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The Girl by the Beach

I just got home from the beach, it was windy with soft waves as the sun began to rest on an otherwise warm late summers day. I needed to wash the days work from me, the body was sore from last nights exercise and salt water is always good to cleanse cuts. It was just myself and some people in the distance, as I walked to the waters edge, I noticed a slender figure standing perfectly inside the suns glare. I steered to avoid them, setting my towel onto the sand.

The water greeted me with a crash, I dove and spun while enjoying its cold embrace. As I rose I noticed the lone figure standing on the waters edge watching me and the waves, she was lean, bald and her posture frail. Even at a distance I could tell that she was unwell. I finished my swimming and returned to my towel.

“How was it?” she asked.


“I will miss it,” she smiled.

“It will miss you more,” I said clumsily.

She nodded and swayed a little, it was hard to tell how old she is. Perhaps thirty though easily underweight by a good ten or so kilograms on her already slight frame.

“When are you allowed to go back in?” I asked.

“I don’t think I will have much time to be honest.”

“Did you get your ankles wet?” I asked.

“I just felt like watching,” the water rolling in a few steps away from her toes.

I put my towel down and sat on it. We watched together. She stepped closer to the waters edge, the incoming foam and seawater splashed across her feet. I pretended not to notice until she turned to face me, “will you go in again?”

“I think I will” I stood up and walked in, diving a few times as I turned I saw that she had come in up to her waist. Though the waves were not heavy and hard, they swayed her frail body. She smiled wide, running her fingers into the water, letting it rush her stomach and across her body so that her clothes were soaked.

We left the water, I offered her my towel. She dried herself gently with it, I then noticed her white skin, we could almost have been two different species, one hairy, thick and tanned. The other lean, pale and hairless. All that separated us was fate,, I was fortunate and she had been dealt a cruel hand. She smiled with her thin lips, “It was nice and cold”

We exchanged names as we watched the sun lower onto the horizon.

“I should get home, Mum and Dad will kill me if they know I’ve been out in the sun this long.”

“Are you far?”

“Not really, I am staying with my parents just a few streets over.”

“I am a local as well”

We walked from the waters edge to the nearby shower, she washed the salt and sand from her legs.

“What do you do for work?” She asked.

“I do a lot of not very much. Today I worked with a carpenter though I am a tad eclectic with the things I do. What about you?”

“I worked in a bakery and was studying.”

“What were you studying?”

“Nursing, I wanted to be a nurse, you know help sick people then I got sick.”

“When you get better, you can help others get better, you will have a better perspective. That was a lot of Better’s in one sentence. “

She laughed, “I don’t think I’m going to get better, cheers for your optimism though.”

We both walked in the same direction, I unlocked my Ute and watched her walk up the hill on the still warm pavement.

“You want a ride?”

She looked up the hill ahead then turned to me, “Only if you are going my way.”

I drove to her and cleared the front seat, “excuse the mess.”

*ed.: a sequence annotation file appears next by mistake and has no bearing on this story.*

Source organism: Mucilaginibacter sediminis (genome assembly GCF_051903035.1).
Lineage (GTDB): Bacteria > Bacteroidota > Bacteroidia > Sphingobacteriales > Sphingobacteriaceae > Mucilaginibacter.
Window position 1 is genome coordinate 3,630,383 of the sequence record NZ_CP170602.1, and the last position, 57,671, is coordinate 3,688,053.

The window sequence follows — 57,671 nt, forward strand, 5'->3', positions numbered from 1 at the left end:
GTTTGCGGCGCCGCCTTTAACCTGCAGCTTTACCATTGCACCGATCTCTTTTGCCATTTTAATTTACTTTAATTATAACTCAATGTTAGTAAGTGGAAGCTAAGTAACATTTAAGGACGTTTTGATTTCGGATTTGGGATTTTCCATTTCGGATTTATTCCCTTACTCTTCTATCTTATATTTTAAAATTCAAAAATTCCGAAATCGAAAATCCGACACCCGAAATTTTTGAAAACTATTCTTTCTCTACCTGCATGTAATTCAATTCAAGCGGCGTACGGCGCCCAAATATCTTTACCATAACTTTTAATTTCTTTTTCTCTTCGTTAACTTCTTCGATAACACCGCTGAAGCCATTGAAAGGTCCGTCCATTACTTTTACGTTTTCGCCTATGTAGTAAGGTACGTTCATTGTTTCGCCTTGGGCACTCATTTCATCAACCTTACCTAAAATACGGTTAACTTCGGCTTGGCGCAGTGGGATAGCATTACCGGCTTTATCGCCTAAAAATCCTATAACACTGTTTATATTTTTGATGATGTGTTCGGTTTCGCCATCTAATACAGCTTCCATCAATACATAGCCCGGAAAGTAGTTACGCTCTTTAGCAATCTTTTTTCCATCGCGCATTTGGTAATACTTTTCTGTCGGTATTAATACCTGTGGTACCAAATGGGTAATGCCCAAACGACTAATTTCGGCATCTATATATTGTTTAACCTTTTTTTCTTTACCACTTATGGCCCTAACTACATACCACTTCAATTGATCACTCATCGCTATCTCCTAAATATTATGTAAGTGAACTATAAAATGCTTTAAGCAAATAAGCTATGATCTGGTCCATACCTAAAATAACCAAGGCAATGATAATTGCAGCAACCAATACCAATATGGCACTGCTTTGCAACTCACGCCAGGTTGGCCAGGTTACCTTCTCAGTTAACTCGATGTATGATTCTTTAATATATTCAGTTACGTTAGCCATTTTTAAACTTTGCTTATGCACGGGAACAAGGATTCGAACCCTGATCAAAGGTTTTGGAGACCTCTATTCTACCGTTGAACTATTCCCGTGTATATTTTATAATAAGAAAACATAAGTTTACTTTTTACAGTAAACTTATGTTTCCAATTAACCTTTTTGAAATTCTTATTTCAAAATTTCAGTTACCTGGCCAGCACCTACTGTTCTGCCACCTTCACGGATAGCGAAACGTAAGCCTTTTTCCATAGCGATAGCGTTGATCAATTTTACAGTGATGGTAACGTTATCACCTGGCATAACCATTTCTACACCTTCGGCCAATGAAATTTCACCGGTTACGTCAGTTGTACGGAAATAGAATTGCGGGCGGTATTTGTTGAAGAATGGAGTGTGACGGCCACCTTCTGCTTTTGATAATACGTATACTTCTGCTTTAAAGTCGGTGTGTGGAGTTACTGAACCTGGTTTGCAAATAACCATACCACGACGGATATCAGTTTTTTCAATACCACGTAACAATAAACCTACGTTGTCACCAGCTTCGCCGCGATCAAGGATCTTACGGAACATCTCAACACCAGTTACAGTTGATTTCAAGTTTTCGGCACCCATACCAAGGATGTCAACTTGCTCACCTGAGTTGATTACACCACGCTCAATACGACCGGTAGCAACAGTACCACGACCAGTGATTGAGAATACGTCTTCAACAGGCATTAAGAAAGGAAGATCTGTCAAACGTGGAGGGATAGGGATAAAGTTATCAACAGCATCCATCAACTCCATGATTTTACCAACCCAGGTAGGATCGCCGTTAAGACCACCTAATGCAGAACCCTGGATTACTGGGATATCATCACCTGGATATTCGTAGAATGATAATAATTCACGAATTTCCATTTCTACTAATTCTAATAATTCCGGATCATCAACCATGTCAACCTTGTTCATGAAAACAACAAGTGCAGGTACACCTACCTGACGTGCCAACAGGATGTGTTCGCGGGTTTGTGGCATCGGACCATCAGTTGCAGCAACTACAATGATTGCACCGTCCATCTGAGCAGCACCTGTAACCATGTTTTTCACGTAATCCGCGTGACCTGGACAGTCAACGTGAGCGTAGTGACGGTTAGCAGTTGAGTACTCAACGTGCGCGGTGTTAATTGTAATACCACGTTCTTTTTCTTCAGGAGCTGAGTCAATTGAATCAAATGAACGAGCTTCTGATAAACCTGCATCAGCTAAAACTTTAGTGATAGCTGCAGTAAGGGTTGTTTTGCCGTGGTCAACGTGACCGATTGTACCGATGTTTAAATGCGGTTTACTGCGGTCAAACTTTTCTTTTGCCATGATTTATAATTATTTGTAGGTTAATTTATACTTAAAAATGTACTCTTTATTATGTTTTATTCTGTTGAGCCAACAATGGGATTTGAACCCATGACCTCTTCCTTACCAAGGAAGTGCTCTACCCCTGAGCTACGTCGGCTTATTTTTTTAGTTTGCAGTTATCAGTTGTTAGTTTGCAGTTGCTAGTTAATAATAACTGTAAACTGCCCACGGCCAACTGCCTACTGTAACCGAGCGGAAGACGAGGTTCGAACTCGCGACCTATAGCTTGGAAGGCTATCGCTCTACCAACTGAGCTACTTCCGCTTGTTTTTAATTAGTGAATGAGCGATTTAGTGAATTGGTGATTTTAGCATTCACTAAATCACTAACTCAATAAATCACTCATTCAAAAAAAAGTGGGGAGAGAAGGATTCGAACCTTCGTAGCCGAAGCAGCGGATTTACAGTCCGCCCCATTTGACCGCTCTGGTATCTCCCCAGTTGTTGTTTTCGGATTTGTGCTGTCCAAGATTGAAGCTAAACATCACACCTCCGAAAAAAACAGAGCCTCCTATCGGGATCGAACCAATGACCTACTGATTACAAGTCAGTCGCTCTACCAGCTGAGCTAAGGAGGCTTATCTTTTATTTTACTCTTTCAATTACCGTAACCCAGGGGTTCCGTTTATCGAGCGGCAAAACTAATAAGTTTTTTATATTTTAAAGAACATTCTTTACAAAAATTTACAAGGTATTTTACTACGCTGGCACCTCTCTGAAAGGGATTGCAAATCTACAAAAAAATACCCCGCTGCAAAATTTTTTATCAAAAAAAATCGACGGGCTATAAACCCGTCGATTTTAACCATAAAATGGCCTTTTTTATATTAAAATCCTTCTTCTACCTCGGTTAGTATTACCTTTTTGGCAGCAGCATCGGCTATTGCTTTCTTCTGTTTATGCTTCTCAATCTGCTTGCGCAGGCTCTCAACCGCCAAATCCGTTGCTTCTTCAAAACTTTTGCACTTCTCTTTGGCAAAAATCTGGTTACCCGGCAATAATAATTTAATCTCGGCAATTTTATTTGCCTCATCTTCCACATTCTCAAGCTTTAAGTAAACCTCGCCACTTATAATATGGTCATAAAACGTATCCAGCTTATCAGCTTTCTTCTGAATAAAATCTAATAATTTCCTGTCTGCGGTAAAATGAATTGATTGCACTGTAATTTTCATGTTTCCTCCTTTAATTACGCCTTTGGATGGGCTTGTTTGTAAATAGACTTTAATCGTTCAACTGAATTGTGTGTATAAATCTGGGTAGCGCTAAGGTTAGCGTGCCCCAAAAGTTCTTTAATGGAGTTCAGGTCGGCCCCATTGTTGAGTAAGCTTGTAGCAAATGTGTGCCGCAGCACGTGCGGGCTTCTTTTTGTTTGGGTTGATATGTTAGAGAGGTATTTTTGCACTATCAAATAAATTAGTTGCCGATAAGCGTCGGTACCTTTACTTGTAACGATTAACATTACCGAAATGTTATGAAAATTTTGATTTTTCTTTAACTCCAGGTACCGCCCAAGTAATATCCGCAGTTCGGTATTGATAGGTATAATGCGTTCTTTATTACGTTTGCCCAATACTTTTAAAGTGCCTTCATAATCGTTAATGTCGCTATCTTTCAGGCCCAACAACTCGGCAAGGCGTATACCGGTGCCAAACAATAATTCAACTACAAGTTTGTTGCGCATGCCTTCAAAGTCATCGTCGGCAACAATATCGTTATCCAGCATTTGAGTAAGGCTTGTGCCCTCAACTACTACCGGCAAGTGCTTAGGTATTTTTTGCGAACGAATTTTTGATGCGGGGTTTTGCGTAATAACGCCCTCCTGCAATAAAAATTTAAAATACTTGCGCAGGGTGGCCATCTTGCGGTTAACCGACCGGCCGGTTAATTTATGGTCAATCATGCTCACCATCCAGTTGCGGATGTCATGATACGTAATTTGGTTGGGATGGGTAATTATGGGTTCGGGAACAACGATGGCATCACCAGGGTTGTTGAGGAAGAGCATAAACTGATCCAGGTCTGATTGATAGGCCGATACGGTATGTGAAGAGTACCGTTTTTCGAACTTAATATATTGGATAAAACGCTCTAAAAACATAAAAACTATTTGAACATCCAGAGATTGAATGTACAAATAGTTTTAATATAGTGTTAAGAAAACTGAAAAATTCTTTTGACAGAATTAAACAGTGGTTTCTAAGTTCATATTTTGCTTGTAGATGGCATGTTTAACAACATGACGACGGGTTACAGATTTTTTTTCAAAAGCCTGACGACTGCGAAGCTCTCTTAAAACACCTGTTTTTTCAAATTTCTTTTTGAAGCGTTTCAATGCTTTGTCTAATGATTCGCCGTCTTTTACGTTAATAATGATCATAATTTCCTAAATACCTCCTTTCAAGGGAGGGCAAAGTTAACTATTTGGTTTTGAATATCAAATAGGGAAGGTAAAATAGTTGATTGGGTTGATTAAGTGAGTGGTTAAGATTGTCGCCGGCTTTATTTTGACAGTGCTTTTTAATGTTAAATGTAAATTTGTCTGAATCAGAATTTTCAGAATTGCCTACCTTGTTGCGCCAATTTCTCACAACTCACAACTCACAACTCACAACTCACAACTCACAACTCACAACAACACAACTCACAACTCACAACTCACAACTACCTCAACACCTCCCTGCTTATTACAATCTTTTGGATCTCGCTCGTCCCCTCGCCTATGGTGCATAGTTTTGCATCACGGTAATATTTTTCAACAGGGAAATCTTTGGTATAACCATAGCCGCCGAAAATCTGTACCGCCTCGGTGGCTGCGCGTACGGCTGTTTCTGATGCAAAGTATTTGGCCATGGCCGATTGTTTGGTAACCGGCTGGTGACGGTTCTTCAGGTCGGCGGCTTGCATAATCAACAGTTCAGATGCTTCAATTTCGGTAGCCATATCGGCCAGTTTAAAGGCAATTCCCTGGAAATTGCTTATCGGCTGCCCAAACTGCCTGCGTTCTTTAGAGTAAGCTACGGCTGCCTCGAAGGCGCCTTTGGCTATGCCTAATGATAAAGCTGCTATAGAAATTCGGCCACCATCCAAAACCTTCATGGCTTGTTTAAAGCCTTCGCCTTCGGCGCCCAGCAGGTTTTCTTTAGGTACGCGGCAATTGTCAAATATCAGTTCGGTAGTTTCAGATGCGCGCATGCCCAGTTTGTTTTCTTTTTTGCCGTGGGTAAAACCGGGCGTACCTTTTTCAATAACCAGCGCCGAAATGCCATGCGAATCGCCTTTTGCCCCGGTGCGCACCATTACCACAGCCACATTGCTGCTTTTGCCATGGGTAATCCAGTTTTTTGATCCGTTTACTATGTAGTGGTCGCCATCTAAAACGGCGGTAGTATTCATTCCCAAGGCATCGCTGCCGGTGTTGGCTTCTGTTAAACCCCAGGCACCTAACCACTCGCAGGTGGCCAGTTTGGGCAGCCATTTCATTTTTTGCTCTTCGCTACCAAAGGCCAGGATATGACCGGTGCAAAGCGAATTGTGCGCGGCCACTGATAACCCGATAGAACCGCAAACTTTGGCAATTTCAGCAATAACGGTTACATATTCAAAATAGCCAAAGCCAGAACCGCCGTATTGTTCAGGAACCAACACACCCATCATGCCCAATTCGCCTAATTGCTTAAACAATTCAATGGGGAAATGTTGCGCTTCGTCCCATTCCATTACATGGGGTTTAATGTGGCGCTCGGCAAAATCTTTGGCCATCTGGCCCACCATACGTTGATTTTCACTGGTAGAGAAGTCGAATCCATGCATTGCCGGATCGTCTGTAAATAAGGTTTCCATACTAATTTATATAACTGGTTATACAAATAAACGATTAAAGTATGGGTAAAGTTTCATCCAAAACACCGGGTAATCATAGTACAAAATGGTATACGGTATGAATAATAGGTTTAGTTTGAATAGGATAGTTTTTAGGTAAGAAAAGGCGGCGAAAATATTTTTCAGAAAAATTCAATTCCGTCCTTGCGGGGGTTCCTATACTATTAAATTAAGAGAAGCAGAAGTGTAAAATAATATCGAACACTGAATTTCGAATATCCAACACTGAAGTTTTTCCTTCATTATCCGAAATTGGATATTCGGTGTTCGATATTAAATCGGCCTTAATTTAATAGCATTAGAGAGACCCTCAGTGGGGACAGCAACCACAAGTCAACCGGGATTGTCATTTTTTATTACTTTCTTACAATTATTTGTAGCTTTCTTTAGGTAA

“A man’s car is supposed to be disgusting.”

“Then welcome to the manly of man’s clunkers.”

We drove on, she guided me to her parents house. Once we pulled up she turned to face me, her eyes sunken with red rings underneath.

“Thank you for the ride and chit chat”

“It was my pleasure, listen I will swim again after work tomorrow if you want some company when you splash your ankles. “

“I wish, I can’t unfortunately. It was nice to meet you, have a long and healthy life.”

“I hope to see you in the future.”

She waved good bye, walked into the home that she very likely grew up in. Perhaps the home that she had just earlier broken out of, to see the beach one more time, a last time?

Sitting on my computer, making sure to write down the exchange. Recording a moment with a stranger that would otherwise be mundane. Nothing about her, or any life is mundane.

It’s days like today that I wish I still had faith, that I believed in a deity of universal comfort, a God. If I did, then I would pray for her, for her health, happiness and peace. Unfortunately I don’t have that comfort. Life is too precious and short.

I have had those close who have lost parents, suddenly and through terrible illness. I wish I had the ability to articulate and embrace them in a way to ease what they felt and feel. They suffered and endure with the humanity that only they know, isolated despite a world around them.

I have lost friends and family, suddenly and through their erosion of health. The future will ensure that more will follow. Life is so fragile that even the mundane becomes sacred. The petty insignificant. It is a chessboard of idiotic moves, failures and regrets. Pieces fall away because of our stubbornness and selfishness. Those that remain standing do so with a mortal weakness. Those that are lost, I wish I could say “I’m sorry” or as easily “I love you.”

Those who remain, it is only with a cowards refrain that those words struggle to come free. Thank you is all that remains. And now as I shall return to the beach again tomorrow, I will hope to see her wading in the water and some day swimming and diving in those waves, like she wanted to. The sand runs short for us all, I just hope that she still has plenty of grains left yet.

February 2023

Published inAll Articles and EssaysMiscellaneous